Five Ways You Can Lose Weight Through Sleep

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Study: Women need more sleep than men because they use their brains more

If you are keen about losing weight in a subtle and less stressful way, you can actually do so through sleep. Here’s how to sleep and shed those extra pounds.

Make Your Room Cooler
Sleeping in cooler temperatures could help you burn more calories overnight. People who slept in cooler rooms burned more than 7 percent more calories while they slept than those in warmer rooms, reported a study in the journal Diabetes.

The reason for this could be attributed to the fact that their bodies worked harder to raise core temperature to a stable level and this burns off calories. While 7 percent doesn’t sound like much, it could help you burn an extra 100 calories over 24 sleeping hours.

Turn All Screens Off
Before you get ready for bed, shut down all bedroom electronics. Manchester University researchers found that short-wavelength blue light, which is emitted from tablets and smartphones, disrupts the body’s production of melatonin and, as a result, could disrupt metabolism.

It is best to set a time to turn everything off before going to bed. Researchers in Singapore linked long television screen time with higher levels of triglycerides (associated with metabolic syndrome and diabetes) and lower adiponectin (a protein involved in regulating glucose levels and fatty acid breakdown).

Have A Bedtime
You know you need to get enough sleep, but somehow a busy schedule tends to affect a beauty rest. By committing to a healthy number of sleeping hours per night (experts recommend 7 to 8 hours), you burn more calories throughout the day—even when you’re inactive.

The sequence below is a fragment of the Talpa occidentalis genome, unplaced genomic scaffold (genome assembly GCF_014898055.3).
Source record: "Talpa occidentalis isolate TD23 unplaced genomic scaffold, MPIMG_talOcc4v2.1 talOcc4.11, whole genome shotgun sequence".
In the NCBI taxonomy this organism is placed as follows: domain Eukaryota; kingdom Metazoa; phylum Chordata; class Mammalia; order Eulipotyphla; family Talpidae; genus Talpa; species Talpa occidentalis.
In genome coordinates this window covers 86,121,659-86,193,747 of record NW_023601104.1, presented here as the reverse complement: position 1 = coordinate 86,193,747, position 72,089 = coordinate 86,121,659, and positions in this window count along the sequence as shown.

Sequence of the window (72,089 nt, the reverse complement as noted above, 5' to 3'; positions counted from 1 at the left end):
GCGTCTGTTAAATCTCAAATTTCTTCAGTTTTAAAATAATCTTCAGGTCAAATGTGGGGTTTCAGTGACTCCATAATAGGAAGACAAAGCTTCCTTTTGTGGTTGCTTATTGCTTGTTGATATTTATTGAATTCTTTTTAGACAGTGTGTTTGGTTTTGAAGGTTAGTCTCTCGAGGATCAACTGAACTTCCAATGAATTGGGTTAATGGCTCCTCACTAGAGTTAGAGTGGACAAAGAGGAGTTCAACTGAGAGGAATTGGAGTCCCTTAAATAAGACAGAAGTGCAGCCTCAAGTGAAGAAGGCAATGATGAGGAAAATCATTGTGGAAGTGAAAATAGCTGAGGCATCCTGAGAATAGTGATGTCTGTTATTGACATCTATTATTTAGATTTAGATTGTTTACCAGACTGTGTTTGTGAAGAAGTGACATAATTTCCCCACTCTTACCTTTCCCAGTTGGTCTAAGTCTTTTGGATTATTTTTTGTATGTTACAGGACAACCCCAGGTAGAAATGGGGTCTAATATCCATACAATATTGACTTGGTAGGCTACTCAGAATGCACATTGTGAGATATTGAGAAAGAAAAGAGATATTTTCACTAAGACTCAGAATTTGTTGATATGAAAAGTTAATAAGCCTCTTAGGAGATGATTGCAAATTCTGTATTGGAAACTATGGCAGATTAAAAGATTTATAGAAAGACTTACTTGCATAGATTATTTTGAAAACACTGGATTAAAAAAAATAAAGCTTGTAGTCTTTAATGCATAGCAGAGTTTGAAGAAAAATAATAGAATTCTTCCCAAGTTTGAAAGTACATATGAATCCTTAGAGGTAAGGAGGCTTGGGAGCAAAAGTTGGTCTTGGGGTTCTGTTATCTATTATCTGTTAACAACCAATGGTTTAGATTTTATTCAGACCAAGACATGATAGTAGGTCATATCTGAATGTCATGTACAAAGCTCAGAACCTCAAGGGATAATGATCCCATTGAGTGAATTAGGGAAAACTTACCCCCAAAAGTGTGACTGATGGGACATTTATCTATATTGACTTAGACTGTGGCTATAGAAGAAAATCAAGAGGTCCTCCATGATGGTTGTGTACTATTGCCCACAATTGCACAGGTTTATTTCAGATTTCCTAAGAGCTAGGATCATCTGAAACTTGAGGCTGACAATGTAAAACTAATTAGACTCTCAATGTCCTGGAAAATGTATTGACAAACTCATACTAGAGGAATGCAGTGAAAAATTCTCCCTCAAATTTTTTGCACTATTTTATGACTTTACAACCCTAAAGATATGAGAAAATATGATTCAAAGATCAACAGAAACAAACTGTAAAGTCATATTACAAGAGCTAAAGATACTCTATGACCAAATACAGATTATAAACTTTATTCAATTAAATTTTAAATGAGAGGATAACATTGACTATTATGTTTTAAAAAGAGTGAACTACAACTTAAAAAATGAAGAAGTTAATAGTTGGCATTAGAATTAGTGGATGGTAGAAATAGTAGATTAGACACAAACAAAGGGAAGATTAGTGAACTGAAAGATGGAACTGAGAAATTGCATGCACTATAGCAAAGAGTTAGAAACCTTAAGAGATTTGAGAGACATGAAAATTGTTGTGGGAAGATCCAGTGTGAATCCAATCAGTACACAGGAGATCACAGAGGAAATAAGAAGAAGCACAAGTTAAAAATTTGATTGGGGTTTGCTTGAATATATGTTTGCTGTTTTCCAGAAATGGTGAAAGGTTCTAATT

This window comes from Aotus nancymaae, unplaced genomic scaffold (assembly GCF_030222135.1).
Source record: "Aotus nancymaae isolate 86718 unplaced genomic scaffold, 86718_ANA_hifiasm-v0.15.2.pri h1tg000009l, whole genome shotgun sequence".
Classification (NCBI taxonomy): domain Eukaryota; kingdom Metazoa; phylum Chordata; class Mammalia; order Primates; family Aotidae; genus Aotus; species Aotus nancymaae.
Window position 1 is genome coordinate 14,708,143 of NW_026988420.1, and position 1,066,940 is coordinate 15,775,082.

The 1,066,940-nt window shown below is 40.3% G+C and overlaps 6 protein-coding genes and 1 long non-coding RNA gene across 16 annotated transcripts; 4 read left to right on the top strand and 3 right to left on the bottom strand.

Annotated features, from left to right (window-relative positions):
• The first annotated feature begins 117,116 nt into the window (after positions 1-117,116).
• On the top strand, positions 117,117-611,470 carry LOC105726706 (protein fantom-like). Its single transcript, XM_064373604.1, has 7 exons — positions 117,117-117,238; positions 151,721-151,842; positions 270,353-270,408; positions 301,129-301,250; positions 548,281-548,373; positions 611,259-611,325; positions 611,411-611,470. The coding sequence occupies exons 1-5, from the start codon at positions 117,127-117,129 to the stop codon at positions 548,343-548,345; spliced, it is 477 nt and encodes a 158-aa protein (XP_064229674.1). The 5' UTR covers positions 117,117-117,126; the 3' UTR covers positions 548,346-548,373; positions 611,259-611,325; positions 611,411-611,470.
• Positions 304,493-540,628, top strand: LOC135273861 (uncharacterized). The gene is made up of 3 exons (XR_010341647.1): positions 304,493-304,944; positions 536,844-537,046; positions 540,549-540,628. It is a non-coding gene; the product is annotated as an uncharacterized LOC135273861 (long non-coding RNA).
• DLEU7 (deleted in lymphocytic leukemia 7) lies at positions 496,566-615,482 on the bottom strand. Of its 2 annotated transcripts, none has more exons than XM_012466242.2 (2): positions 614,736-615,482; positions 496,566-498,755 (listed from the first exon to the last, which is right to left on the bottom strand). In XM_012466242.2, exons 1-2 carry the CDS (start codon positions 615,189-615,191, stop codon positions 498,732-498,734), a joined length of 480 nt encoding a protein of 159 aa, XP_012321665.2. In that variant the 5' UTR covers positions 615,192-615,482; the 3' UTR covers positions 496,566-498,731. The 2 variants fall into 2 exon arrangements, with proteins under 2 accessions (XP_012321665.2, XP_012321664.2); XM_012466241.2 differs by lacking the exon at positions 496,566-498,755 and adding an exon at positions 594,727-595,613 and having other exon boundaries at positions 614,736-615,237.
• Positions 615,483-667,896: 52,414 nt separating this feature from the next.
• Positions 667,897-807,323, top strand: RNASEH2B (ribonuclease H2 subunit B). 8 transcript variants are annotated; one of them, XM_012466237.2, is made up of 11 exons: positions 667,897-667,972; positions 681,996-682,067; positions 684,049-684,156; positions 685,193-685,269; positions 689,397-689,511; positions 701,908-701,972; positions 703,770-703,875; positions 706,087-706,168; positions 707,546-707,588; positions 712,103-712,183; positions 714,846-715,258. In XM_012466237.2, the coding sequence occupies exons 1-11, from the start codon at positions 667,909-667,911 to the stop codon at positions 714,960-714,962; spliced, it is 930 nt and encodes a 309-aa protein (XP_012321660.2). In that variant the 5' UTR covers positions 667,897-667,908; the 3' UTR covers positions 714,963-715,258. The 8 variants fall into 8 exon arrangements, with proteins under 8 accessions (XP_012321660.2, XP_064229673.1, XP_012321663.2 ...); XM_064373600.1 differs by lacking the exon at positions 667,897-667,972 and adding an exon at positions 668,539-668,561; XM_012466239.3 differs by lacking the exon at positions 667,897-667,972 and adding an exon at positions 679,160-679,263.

An American Journal of Clinical Nutrition study found that well-rested people’s resting energy expenditure was 5 percent higher than that of their tired peers.

They also burned 20 percent more calories after eating than people who skipped sleep. Related research found that lack of sleep makes fat cells less sensitive to insulin, a metabolic change linked with obesity.

Fit Protein Into Your Meals Before Bed
If you are one those people prone to having a snack before going to bed, you can stock your fridge with protein shakes.

Researchers from Florida State University found that men who had a shake with 30 grams of protein before bed experienced a higher resting energy expenditure (how much energy, or calories, the body burns at rest) the next morning morning compared to those who ate nothing before bed.

More so, protein may also aid muscle repair overnight. The more muscle mass you have, the more calories you burn at rest.

Turn All The Lights Off
If you live in an area that gets exposed to outdoor lights, you may want to consider using blackout curtains or shades for your bedroom. Turn around any glowing clocks and keep the TV off.

A study published in the Journal of Pineal Research says that when you’re in complete darkness, your body produces the hormone melatonin, which not only makes you feel sleepy, but can aid in the production of calorie-burning brown fat.



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